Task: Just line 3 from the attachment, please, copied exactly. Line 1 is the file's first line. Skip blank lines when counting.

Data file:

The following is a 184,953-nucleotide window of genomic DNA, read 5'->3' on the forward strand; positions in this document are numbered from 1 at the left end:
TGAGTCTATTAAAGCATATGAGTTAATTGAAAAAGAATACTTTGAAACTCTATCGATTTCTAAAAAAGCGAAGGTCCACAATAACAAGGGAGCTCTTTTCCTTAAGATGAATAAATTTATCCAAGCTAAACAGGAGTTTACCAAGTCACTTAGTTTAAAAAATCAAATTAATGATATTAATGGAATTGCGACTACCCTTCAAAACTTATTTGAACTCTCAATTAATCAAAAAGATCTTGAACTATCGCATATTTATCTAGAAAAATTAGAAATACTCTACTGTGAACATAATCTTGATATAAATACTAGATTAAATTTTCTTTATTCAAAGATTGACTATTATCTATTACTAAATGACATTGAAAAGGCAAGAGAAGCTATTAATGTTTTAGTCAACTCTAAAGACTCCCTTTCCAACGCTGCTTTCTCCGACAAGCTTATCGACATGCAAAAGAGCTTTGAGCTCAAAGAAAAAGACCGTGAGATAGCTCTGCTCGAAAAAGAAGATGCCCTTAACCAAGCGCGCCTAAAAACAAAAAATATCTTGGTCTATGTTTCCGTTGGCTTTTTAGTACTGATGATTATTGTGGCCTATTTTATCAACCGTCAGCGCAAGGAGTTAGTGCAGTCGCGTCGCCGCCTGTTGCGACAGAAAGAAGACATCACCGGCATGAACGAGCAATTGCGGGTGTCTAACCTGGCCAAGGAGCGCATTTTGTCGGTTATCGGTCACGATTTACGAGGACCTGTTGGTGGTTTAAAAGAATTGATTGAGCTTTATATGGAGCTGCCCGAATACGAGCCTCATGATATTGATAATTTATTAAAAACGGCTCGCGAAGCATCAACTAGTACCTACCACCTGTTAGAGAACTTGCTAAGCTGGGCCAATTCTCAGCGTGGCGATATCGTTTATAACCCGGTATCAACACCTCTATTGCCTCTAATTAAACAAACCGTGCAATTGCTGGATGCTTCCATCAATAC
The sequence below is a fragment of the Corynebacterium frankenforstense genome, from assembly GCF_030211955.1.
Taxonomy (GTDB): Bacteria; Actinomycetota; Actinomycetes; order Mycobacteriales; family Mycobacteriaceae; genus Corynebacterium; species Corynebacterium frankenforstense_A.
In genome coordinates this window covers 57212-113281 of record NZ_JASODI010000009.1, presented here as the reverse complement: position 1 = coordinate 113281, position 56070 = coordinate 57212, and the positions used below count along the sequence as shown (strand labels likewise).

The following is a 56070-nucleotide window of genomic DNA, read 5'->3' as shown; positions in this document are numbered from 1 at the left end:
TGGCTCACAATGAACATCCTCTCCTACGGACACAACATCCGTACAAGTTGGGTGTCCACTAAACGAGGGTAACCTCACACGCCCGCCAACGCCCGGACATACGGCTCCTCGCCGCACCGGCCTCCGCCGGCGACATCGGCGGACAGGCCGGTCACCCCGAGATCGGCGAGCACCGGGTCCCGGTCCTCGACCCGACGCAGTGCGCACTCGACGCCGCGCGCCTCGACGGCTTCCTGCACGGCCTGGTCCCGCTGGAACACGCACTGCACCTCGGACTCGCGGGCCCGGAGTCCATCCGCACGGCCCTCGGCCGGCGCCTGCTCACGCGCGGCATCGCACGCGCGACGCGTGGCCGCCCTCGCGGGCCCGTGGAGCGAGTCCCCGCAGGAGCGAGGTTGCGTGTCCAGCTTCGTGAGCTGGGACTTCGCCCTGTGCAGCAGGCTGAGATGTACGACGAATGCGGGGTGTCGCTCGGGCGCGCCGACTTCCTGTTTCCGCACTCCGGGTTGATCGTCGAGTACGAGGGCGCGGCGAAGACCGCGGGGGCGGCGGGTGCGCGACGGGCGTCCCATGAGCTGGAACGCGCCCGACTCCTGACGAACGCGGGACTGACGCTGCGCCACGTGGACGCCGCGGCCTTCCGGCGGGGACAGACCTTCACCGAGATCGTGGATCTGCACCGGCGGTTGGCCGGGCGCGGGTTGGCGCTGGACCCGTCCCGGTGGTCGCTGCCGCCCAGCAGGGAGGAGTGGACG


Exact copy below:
The sequence below is a fragment of the Corynebacterium frankenforstense genome, from assembly GCF_030211955.1.